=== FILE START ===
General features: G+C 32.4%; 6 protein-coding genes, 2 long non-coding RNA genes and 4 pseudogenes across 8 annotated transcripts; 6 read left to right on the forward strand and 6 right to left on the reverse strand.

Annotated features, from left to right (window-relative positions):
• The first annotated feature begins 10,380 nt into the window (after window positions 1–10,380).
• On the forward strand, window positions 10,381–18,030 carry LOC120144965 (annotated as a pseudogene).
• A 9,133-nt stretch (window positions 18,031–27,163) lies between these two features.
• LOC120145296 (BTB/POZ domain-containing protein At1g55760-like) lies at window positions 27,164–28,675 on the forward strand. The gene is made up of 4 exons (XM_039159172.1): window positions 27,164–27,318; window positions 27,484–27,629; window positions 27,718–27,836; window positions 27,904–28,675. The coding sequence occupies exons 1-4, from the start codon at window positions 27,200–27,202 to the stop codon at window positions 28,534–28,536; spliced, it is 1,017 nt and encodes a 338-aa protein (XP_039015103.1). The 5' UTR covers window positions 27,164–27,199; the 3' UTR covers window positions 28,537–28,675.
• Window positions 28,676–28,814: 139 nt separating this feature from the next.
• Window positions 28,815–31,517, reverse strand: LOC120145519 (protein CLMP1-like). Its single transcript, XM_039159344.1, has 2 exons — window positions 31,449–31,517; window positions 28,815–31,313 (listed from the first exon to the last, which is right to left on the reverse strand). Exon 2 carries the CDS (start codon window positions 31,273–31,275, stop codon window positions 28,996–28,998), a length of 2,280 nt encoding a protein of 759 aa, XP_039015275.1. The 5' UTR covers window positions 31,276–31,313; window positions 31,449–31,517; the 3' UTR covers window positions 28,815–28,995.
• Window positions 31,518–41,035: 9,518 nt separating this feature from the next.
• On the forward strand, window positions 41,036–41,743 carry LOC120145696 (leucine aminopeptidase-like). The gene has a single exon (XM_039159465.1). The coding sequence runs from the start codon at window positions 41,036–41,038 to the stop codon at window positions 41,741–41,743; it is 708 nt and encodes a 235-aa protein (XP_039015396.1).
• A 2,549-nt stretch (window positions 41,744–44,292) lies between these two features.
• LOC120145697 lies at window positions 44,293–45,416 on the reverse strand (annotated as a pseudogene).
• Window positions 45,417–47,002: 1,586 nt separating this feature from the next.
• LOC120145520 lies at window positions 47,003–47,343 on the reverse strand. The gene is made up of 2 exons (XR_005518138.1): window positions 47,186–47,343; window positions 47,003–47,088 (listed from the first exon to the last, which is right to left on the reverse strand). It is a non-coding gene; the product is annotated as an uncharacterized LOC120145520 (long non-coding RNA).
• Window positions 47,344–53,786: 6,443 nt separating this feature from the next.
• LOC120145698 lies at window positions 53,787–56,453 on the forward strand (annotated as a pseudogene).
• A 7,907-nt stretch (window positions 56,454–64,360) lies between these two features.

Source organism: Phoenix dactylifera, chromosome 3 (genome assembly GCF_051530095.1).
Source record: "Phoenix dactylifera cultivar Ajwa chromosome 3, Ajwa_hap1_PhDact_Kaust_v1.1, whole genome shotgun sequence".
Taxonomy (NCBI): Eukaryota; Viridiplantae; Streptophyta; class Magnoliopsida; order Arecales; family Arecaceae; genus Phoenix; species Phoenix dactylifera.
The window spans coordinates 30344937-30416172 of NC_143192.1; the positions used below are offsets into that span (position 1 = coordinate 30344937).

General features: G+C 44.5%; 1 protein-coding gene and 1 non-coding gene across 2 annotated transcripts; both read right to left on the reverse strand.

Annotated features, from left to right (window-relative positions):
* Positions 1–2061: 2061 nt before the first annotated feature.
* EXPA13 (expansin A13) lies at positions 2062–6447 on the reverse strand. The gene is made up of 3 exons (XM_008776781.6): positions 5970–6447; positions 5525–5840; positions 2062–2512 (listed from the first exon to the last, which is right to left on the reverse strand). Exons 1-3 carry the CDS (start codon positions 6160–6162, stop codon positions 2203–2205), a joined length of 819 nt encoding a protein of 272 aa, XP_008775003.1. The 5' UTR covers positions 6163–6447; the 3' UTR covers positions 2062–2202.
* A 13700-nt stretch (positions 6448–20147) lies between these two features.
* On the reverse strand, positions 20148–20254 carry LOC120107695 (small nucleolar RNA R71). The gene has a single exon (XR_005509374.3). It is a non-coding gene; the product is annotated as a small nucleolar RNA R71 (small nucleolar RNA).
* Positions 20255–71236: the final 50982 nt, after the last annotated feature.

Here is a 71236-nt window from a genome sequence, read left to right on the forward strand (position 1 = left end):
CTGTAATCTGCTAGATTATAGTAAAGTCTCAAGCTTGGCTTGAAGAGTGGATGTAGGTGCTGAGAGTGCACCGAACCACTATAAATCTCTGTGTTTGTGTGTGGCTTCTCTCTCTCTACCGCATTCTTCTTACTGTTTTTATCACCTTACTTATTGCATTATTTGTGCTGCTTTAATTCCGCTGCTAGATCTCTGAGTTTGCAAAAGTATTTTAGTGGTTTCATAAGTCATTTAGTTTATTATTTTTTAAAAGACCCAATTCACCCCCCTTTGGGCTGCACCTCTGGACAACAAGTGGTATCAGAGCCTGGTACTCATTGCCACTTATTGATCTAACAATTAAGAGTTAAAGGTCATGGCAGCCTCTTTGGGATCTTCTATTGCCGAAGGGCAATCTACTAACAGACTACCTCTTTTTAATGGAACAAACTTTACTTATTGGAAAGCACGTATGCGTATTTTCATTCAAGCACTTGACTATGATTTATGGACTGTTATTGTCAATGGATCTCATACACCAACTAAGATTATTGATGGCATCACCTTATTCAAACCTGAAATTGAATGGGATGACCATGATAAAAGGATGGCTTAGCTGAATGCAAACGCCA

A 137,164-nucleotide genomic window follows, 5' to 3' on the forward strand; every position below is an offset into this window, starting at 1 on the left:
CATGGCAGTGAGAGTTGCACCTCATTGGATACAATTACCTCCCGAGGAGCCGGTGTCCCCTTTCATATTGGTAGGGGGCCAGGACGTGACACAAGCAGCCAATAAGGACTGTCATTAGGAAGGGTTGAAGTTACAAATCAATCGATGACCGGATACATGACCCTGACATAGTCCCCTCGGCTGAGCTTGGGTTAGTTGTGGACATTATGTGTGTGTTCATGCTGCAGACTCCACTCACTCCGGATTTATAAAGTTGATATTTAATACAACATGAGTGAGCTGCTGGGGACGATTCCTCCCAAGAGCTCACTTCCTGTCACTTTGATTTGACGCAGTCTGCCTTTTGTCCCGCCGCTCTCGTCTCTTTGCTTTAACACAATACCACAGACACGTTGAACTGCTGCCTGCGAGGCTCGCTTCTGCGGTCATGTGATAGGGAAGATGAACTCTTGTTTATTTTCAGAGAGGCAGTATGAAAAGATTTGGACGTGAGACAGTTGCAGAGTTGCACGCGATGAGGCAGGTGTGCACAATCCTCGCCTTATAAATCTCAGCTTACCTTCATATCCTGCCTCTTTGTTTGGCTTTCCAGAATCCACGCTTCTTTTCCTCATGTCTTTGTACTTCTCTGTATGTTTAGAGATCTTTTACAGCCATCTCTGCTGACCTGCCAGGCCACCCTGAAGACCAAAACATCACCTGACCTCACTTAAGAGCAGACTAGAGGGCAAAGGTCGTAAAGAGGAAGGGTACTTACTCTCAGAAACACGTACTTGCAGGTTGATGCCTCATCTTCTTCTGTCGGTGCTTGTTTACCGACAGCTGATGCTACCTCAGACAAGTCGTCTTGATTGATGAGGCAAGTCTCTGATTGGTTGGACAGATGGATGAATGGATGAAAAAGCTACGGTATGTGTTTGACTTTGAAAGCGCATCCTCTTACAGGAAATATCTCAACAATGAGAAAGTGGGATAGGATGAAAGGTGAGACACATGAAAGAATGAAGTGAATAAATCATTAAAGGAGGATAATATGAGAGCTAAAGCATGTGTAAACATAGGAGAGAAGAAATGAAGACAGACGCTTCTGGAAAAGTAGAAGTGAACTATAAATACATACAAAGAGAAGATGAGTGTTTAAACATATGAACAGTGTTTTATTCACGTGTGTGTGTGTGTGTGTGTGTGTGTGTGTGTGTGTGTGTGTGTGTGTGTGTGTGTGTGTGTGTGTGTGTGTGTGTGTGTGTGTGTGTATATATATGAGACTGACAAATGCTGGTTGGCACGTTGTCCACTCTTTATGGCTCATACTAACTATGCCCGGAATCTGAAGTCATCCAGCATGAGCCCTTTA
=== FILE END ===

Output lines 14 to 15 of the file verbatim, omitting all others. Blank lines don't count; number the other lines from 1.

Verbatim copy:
• LOC120145520 lies at window positions 47,003–47,343 on the reverse strand. The gene is made up of 2 exons (XR_005518138.1): window positions 47,186–47,343; window positions 47,003–47,088 (listed from the first exon to the last, which is right to left on the reverse strand). It is a non-coding gene; the product is annotated as an uncharacterized LOC120145520 (long non-coding RNA).
• Window positions 47,344–53,786: 6,443 nt separating this feature from the next.